The Ozone Layer is Repairing Itself

By: Tyler Stafford, Isabella Randazzo, and Julia Ruggieri
NOV. 3, 2017

The dark blue color represents the hole in the ozone layer, circa 1988. 
Photo: NASA

Over thirty years ago, scientists discovered a hole in the ozone layer. At its widest point, it measured roughly 11 million square miles. Recently, it seems to be repairing itself.  According to Live Science, scientists are seeing “the first fingerprints of healing.” Recent measurements are showing that the hole in the ozone layer shrank by more than 1.5 million square miles in the past 17 years, reducing its size to approximately nine million square miles.

The hole in the ozone layer was discovered in 1985 over Antarctica. The ozone layer acts as a strong filter for the sun’s ultraviolet rays (UV). Its recent deterioration makes humans even more susceptible to skin cancer as a result of increased UV radiation exposure. According to Encyclopedia Britannica, the hole expanded throughout the 1990s and the early 2000s, however, it now appears that full recovery of the ozone layer might occur as early as 2049. The Montreal Protocol, a ban that was created to protect the ozone layer from specific ozone-depleting substances (ODSs), is an example of how nations are working together to protect the ozone layer.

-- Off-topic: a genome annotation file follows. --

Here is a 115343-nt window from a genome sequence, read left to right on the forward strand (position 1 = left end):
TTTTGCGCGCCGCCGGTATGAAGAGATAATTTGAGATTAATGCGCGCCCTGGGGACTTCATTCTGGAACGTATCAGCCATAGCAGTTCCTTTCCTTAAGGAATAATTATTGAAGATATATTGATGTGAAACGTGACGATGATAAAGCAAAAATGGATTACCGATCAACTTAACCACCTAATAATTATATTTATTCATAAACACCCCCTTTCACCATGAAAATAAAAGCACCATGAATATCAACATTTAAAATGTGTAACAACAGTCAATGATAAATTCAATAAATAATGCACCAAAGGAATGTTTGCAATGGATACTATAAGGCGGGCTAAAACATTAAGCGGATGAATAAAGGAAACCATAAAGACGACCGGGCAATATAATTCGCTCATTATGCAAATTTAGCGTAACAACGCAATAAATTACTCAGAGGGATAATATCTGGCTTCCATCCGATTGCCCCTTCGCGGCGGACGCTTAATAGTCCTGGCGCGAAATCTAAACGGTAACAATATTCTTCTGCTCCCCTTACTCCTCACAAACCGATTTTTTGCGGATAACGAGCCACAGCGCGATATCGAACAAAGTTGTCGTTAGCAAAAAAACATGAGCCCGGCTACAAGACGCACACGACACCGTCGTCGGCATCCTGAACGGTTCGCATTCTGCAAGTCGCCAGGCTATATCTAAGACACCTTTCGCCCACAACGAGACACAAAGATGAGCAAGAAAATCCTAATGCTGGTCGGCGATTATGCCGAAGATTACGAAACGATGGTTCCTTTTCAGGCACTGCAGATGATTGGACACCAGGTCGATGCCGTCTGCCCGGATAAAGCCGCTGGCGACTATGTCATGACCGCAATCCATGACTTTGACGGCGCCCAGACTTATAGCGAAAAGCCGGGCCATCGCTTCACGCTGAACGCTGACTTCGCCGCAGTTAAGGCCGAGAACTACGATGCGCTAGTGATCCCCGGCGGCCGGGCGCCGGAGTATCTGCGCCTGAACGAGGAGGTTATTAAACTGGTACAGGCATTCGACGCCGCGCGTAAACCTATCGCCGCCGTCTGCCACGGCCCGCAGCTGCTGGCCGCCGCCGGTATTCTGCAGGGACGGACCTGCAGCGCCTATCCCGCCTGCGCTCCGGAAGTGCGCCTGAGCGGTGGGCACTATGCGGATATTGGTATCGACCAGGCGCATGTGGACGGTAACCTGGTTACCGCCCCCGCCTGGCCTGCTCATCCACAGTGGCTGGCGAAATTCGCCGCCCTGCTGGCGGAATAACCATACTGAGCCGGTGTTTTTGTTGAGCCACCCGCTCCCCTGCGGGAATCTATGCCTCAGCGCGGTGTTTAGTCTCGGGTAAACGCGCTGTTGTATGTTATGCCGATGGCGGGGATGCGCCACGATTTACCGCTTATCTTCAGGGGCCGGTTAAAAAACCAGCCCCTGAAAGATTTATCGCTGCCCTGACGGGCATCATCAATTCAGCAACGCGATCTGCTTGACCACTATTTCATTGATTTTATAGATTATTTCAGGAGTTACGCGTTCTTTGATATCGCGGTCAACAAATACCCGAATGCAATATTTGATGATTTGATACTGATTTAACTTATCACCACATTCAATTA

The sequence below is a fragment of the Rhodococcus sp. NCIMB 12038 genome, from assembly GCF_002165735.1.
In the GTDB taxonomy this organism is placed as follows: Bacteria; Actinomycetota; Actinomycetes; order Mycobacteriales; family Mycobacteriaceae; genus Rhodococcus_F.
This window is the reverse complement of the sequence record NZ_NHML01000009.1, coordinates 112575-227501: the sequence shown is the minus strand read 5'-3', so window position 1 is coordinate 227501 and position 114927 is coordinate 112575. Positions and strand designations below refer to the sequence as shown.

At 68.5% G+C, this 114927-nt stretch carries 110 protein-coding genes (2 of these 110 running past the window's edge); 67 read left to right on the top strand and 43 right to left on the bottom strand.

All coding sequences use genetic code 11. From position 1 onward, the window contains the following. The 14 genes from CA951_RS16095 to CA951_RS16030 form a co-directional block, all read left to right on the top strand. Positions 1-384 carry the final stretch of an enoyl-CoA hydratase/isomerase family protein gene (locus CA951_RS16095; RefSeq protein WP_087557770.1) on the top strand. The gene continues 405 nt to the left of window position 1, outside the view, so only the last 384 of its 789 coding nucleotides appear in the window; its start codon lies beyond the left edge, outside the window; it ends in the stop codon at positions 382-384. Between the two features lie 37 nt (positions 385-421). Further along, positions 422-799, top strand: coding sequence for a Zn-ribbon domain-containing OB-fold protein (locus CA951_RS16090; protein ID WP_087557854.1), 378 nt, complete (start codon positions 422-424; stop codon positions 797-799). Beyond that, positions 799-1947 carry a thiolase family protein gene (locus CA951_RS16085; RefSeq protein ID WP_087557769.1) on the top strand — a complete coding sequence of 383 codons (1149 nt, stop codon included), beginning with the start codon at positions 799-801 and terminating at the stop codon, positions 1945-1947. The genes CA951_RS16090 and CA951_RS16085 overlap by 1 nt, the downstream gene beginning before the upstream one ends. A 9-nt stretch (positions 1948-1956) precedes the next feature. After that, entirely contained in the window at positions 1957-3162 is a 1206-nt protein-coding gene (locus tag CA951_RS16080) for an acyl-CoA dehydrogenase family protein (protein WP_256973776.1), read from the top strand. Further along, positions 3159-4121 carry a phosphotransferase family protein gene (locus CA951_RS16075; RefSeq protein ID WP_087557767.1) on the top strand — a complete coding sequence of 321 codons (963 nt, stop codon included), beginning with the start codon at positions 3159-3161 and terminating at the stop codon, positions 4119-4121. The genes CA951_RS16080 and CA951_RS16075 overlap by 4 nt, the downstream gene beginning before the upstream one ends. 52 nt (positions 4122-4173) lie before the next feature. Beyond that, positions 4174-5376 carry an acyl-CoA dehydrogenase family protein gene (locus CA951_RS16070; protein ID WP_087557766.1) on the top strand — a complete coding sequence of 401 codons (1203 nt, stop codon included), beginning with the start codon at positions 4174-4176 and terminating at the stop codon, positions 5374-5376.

An atmospheric sampling balloon being deployed in the South Pole.
Photo: NOAA

The U.S. Department of State reported that “the United States ratified the Montreal Protocol in 1988, and has joined its four subsequent amendments.” There are 197 countries in agreement with the Montreal Protocol. All the countries that are involved in the protocol are phasing out hydrofluorocarbons and methyl bromide because these substances have a destructive impact on the ozone layer, as results have shown.

The Montreal Protocol was established solely to protect the ozone layer. Many countries have also been taking other actions to prevent the destruction of the ozone layer, and, so far, the results are promising. It’s reassuring to know that scientists are optimistic about the ozone layer being fully repaired in the near future.